Citizens protest the expansion of the Orleans Parish Prison


Protestors gather for an action against prison expansion in front of the Orleans Parish Criminal Courthouse on Thursday, April 14, 2016.

Taylor Galmiche

Lea Stern is a felon.

She has served time in prison, a fact that will mark her for the rest of her life.

She tells a crowd of protestors about the “x” on her back in front of the Orleans Parish Criminal District Court.

Stern claimed that her position as a black, female ex-inmate makes it systematically impossible for her and her children to integrate into society.

“Don’t you pay your price when your go to jail?” Stern questioned.

Grassroots organizations, Stand with Dignity, Black Youth Project 100 and Congress of Day Laborers of New Orleans, gathered in front of the courthouse on Thursday, April 14, to protest Sheriff Gusman’s plan to expand the Orleans Parish Prison System.

Protestors, such as Stern, shared their testimonies while highlighting the fact that New Orleans is known as the incarceration capitol of the world.

“We’re asking Gusman to have a meeting with us, a city forum and ask him what his intentions are to build a bigger jail,” said Roy Brumfield of Stand with Dignity.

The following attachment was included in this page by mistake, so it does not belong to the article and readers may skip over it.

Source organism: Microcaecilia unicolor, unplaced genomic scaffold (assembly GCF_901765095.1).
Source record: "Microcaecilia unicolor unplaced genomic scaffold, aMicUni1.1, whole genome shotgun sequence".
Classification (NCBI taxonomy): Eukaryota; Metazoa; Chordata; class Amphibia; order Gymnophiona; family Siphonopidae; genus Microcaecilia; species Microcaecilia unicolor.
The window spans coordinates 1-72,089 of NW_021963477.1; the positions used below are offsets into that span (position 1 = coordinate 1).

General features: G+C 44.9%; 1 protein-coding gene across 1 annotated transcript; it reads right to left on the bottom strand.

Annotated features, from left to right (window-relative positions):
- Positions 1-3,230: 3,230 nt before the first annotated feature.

A report by the JFA Institute showed that 68.7 percent of the Orleans Parish Prison population was African American, making up only 32.5 percent of the New Orleans metropolitan population, as of Nov. 3, 2014

The Hispanic population also feels victimized. Santos Alvarado, member of Congress of Day Laborers of New Orleans and Honduras native, came to the courthouse to stand in solidarity with our partner organization,

“We’re all in the same struggle of fighting against fighting against the criminalization of our communities,” Alvarado said.

The protest against minority criminalization was a part of a bigger conversation that day. Many of the protestors displayed “Fight for $15” shirts and signs, ready to join the global Fight for $15 protest transpiring later that day.

“The movement we are having here is intersecting Black Lives Matter along with Fight for $15 and Emigrational Justice … we all play a part in it,” said Gene Martin, national organizer for Fight for $15.

The protestors marched from the Orleans Parish Criminal District Court to the municipal court, where they continued to speak out against discrimination.

The march ended at Sherriff Marlin Gusman’s office, asking him to schedule a public forum regarding the plans for jail expansion.

From 2013-2014, Orleans Parish Prison’s average population decreased from 2,598 to 2,062. Gusman’s 1,438 bed facility opened in September; however, it was only phase II in a III phase plan. Gusman is fighting to open another facility that will hold 380 beds.

“All they want to do is keep sending us to jail … for small crimes … thinking that’s going to help us or change us. No, it’s not,” said Austin Washington, Stand with Dignity.

Ending her story, Stern summed up the sentiment of the protest.

“You want me to live as an upright citizen, so make it possible for me to do so,” Stern said.